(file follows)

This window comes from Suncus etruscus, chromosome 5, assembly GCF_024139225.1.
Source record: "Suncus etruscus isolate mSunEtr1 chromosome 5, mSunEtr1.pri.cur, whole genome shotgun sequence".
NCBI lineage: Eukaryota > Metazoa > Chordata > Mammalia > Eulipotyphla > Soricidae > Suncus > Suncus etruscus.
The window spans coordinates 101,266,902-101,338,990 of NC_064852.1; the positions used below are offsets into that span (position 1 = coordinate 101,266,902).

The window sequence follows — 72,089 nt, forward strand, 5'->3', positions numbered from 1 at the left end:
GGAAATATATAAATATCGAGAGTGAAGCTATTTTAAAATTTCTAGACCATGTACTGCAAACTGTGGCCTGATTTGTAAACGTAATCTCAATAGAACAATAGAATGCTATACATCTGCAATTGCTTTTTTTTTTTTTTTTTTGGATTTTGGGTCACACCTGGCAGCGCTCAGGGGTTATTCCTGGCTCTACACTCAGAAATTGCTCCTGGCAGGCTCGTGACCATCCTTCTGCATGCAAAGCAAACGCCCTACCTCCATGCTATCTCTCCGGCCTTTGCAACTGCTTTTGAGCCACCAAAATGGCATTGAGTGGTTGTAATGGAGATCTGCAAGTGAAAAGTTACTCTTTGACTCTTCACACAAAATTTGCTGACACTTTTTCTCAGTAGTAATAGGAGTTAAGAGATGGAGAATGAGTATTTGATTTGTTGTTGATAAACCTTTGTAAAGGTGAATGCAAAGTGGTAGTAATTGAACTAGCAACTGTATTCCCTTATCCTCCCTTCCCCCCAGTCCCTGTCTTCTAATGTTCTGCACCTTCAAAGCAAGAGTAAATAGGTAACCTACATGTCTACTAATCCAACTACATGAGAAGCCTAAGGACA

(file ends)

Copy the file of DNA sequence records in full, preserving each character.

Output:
This window comes from Suncus etruscus, chromosome 5, assembly GCF_024139225.1.
Source record: "Suncus etruscus isolate mSunEtr1 chromosome 5, mSunEtr1.pri.cur, whole genome shotgun sequence".
NCBI lineage: Eukaryota > Metazoa > Chordata > Mammalia > Eulipotyphla > Soricidae > Suncus > Suncus etruscus.
The window spans coordinates 101,266,902-101,338,990 of NC_064852.1; the positions used below are offsets into that span (position 1 = coordinate 101,266,902).

The window sequence follows — 72,089 nt, forward strand, 5'->3', positions numbered from 1 at the left end:
GGAAATATATAAATATCGAGAGTGAAGCTATTTTAAAATTTCTAGACCATGTACTGCAAACTGTGGCCTGATTTGTAAACGTAATCTCAATAGAACAATAGAATGCTATACATCTGCAATTGCTTTTTTTTTTTTTTTTTTGGATTTTGGGTCACACCTGGCAGCGCTCAGGGGTTATTCCTGGCTCTACACTCAGAAATTGCTCCTGGCAGGCTCGTGACCATCCTTCTGCATGCAAAGCAAACGCCCTACCTCCATGCTATCTCTCCGGCCTTTGCAACTGCTTTTGAGCCACCAAAATGGCATTGAGTGGTTGTAATGGAGATCTGCAAGTGAAAAGTTACTCTTTGACTCTTCACACAAAATTTGCTGACACTTTTTCTCAGTAGTAATAGGAGTTAAGAGATGGAGAATGAGTATTTGATTTGTTGTTGATAAACCTTTGTAAAGGTGAATGCAAAGTGGTAGTAATTGAACTAGCAACTGTATTCCCTTATCCTCCCTTCCCCCCAGTCCCTGTCTTCTAATGTTCTGCACCTTCAAAGCAAGAGTAAATAGGTAACCTACATGTCTACTAATCCAACTACATGAGAAGCCTAAGGACA